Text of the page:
After he left, I went downstairs to do some e-mail. As I sat there, I felt labor begin. I heard Jacob’s feet shuffling around upstairs looking for me. We went back to my bed and cuddled for 45 minutes until I heard Aaron wake up, “I want Mommy!”

I had been having regular contractions—definitely active labor now because it was getting harder to lie still during them. “Please go tell Bailey to get Aaron,” I asked Jacob. “Mommy can’t…the baby is going to come today.”

Jacob ran excitedly to his sister who quickly roused when she realized that something big was happening. All three came into my room to find me pacing.

Around 7:50 a.m., I called Scott and Bridgett, the midwife. I also called Suzi and my cousin Debbie who planned to be at the birth. They were all on the way.

Ten minutes later I realized how fast everything was going—waves every two to three minutes—and I began to get shaky. I called Bridgett again, “I want to see your face soon,” I told her.

At 8:15, on my knees with my head hanging over the sink, I had an unmistakable urge to push. I then moved directly to the bed onto my hands and knees, opening my legs wide. The next contraction came and a power within surged, causing me to bear down automatically.

Bailey became aware that I was pushing the baby out. Upset, she asked, “Mom, can’t you wait for Daddy?!”

“No, Bailey. I can’t stop this,” I answered.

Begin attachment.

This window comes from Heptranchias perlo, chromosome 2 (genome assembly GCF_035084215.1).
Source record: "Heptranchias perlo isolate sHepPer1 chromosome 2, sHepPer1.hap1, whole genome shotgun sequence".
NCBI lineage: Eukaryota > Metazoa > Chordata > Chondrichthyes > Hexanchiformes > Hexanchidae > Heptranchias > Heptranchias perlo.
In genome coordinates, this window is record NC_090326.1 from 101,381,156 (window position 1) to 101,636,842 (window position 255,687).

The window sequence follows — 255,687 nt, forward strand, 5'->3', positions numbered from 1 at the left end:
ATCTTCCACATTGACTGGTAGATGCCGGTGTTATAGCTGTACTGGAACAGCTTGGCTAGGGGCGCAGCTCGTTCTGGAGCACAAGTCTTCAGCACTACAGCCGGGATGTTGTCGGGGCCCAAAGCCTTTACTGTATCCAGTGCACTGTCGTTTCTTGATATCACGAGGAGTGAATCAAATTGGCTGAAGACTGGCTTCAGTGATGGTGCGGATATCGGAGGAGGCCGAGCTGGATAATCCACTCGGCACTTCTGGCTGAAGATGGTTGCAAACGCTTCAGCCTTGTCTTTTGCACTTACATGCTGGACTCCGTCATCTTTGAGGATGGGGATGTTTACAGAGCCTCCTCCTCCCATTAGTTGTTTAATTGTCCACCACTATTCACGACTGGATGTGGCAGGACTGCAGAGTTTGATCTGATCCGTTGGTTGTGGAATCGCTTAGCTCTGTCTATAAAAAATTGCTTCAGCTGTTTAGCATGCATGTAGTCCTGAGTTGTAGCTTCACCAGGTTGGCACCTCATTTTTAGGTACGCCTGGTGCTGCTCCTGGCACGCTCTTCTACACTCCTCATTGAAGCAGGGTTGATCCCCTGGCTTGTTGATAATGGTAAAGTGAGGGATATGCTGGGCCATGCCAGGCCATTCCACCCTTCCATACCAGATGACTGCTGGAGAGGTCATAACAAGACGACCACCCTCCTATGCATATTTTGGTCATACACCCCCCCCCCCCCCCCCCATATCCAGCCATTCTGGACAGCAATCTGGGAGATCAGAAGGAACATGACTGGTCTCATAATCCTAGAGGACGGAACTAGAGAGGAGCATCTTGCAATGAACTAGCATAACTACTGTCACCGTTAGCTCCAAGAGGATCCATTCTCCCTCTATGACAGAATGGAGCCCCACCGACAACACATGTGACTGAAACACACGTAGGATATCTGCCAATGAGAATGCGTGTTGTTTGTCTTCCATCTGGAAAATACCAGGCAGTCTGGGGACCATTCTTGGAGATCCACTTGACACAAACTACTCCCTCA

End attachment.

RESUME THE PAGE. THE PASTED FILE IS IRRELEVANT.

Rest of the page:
“But I’m afraid,” she replied.

Hanging my head as I rested between pushes I answered, “Honey, you can leave the room if you want to, I’ll understand.” But she stayed. Later she told me she prayed for God to help her. She got towels to put under me and reassured me that I was far enough on the bed for baby to land safely.

“Thank you for being here Bailey,” I confided.

The boys were waiting outside for their Dad to arrive. Aaron paced the deck outside our bedroom and Jacob waited at the end of the driveway.

As the baby began to crown Bailey described, “It doesn’t look like a head, it’s kind of green.” I guessed the baby had passed meconium, a bowel movement, which can be a sign of fetal distress. My brain was on autopilot—it did not allow thoughts or fears to interfere with the work at hand.

Two more pushes and as the head began to emerge Bailey called to her brothers to come see. Aaron yelled to his brother--and the whole neighborhood, “The head’s out Jake!”

Jacob ran into the bedroom, joining his siblings. He reached out and touched what he now describes as a “bald, wet and soft” head about to be born. Because I was on my hands and knees, the baby was facing up, looking at them.

The urge to push was so powerful, but not overwhelming. I felt the baby fill me and move through me. As the head and then the shoulders came out, I felt what many moms describe as “the burn”. It was amazing. I could feel my body stretch to accommodate this life about to be born.

One more push and I felt a wet body slither out of me. “Bloop,” is how Bailey described it as her hands cushioned the baby’s descent to the bed. She immediately cried, “Momma, it’s a girl! I have a sister.” Her dream come true!

I turned around and she handed the baby to me. We swaddled her on my chest with a towel and I wiped the meconium from the corner of her lips. I lay back on some pillows and beheld her. Serenity. Peace. Her quiet eyes opened and we gazed. Love. As birth anthropologist Sheila Kitzinger poetically describes, “it’s as if all the reeling planets come to a sudden stop.” Our star had arrived.